This report describes a process evaluation of the National Crime Victim Law Institute (NCVLI) State and Federal victims' rights clinics, which were established to promote awareness, education, and enforcement of crime victims' rights in the criminal justice system.
The evaluation found significant diversity in the way clinics have been structured. They ranged from being part of victim services programs to being located within a law school. Clinics were also found to differ substantially in their approaches and methods of operating. Differences existed in the number of cases opened annually, referral sources, case specialization, and approach to representing clients. The evaluation also found that although there were problems with the use of pro bono attorneys to assist victims, they have potential for expanding the number of cases that clinics handle and their geographic outreach. Although the clinics' top priority has always been on addressing violations of clients' legal rights, most of the clinics have also addressed all of victims' crime-related needs, either directly or through referrals. The principal victim-rights issue that has been addressed by the clinics is victim standing before the court. In this regard, some clinics have won significant gains at the appellate and Federal court levels; for example, the Maryland clinic has had three appellate cases related to victim standing that ultimately resulted in a newly expanded court rule that gives victims the right to participate in a criminal appeal in the same manner as a party regarding issues that directly and substantially impact the victim's rights. The evaluation conducted a site visit to each clinic. The principal source of information came from interviews with the clinic director and staff. Each site visit also included a focus group with victims who were past or current clients of the clinic. 5 tables, 2 figures, and appended site reports, statutory and case law changes in clinic States, and interview topics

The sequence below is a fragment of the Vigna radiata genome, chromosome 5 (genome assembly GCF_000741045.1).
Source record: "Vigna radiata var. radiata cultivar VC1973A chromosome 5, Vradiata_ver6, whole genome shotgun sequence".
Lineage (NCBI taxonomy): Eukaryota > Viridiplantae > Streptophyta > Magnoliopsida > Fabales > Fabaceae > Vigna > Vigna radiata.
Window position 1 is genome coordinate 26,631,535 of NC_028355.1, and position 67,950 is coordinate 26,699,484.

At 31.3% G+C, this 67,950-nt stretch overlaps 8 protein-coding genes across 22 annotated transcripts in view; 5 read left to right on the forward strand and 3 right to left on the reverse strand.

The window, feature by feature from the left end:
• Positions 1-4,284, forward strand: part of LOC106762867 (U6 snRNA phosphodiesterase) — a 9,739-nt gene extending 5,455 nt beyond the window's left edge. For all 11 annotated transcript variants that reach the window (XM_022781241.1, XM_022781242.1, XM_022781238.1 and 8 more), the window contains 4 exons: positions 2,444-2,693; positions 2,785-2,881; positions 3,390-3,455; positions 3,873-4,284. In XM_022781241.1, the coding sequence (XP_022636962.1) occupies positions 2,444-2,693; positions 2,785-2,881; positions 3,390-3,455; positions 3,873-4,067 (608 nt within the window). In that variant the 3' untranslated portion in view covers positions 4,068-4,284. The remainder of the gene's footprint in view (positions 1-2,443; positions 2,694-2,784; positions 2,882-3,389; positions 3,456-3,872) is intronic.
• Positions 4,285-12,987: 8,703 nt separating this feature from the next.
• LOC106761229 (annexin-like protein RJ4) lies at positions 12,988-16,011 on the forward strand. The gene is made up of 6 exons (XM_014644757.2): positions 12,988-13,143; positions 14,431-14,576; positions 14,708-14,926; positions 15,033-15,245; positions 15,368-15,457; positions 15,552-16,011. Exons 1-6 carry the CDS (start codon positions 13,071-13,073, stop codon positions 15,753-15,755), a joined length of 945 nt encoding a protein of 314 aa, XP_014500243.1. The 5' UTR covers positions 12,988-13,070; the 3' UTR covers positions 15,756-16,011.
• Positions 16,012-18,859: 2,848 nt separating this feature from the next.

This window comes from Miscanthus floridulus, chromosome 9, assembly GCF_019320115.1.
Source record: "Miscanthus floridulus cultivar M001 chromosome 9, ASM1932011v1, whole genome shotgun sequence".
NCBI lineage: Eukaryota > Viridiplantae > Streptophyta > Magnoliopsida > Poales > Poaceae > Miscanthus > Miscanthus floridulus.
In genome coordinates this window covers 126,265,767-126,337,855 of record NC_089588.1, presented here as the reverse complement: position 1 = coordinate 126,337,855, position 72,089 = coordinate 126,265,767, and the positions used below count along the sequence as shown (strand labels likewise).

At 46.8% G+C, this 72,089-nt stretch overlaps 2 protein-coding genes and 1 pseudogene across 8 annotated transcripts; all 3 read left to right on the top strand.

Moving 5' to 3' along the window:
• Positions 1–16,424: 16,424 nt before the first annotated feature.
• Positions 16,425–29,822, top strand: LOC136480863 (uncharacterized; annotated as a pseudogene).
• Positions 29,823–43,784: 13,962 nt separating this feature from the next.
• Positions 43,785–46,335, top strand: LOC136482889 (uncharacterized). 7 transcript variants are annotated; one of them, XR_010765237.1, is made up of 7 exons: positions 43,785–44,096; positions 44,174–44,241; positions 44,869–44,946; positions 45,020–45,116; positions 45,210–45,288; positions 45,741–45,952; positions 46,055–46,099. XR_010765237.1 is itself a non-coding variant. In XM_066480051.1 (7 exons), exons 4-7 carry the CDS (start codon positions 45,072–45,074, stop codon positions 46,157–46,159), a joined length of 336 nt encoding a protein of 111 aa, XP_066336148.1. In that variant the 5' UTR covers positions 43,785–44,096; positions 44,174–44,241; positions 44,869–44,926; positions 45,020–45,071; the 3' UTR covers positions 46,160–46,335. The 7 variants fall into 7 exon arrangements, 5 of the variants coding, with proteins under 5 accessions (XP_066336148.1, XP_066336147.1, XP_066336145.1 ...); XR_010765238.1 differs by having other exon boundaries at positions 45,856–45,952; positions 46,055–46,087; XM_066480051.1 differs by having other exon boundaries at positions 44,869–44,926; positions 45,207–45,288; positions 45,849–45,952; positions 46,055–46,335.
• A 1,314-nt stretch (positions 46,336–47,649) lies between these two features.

Date Published: August 1, 2009